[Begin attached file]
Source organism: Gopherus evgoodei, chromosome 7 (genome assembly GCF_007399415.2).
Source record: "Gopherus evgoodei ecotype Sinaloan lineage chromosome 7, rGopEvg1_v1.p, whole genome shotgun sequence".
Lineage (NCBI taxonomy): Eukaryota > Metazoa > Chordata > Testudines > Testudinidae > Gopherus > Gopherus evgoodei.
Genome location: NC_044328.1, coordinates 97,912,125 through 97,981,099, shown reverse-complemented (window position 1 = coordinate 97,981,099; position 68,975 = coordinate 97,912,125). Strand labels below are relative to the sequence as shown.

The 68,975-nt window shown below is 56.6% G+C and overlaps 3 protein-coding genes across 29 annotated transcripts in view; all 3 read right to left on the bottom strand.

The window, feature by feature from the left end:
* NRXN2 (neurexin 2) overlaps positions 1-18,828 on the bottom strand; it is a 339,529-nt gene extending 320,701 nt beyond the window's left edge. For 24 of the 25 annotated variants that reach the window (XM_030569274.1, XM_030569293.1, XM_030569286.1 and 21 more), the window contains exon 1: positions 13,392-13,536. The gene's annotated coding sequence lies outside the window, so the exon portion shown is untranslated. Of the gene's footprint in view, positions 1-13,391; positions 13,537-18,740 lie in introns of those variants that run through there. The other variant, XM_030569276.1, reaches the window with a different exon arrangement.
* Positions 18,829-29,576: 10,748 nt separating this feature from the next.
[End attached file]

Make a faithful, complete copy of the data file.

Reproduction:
Source organism: Gopherus evgoodei, chromosome 7 (genome assembly GCF_007399415.2).
Source record: "Gopherus evgoodei ecotype Sinaloan lineage chromosome 7, rGopEvg1_v1.p, whole genome shotgun sequence".
Lineage (NCBI taxonomy): Eukaryota > Metazoa > Chordata > Testudines > Testudinidae > Gopherus > Gopherus evgoodei.
Genome location: NC_044328.1, coordinates 97,912,125 through 97,981,099, shown reverse-complemented (window position 1 = coordinate 97,981,099; position 68,975 = coordinate 97,912,125). Strand labels below are relative to the sequence as shown.

The 68,975-nt window shown below is 56.6% G+C and overlaps 3 protein-coding genes across 29 annotated transcripts in view; all 3 read right to left on the bottom strand.

The window, feature by feature from the left end:
* NRXN2 (neurexin 2) overlaps positions 1-18,828 on the bottom strand; it is a 339,529-nt gene extending 320,701 nt beyond the window's left edge. For 24 of the 25 annotated variants that reach the window (XM_030569274.1, XM_030569293.1, XM_030569286.1 and 21 more), the window contains exon 1: positions 13,392-13,536. The gene's annotated coding sequence lies outside the window, so the exon portion shown is untranslated. Of the gene's footprint in view, positions 1-13,391; positions 13,537-18,740 lie in introns of those variants that run through there. The other variant, XM_030569276.1, reaches the window with a different exon arrangement.
* Positions 18,829-29,576: 10,748 nt separating this feature from the next.